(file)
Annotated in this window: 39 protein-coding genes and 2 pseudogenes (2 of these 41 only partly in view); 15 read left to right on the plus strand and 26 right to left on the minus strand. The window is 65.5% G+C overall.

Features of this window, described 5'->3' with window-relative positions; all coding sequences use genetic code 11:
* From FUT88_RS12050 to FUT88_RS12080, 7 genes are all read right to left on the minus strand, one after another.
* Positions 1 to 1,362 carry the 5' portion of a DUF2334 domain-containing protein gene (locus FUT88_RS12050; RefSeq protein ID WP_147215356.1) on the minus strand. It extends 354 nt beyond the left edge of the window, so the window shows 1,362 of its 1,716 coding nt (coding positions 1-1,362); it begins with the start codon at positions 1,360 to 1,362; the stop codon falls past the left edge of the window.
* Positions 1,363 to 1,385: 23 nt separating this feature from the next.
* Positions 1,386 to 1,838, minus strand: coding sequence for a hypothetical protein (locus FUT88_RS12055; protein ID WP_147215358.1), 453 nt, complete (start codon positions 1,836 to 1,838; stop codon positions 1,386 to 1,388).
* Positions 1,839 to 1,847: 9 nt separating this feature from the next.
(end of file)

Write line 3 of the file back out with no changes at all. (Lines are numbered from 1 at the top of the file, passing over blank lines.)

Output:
* From FUT88_RS12050 to FUT88_RS12080, 7 genes are all read right to left on the minus strand, one after another.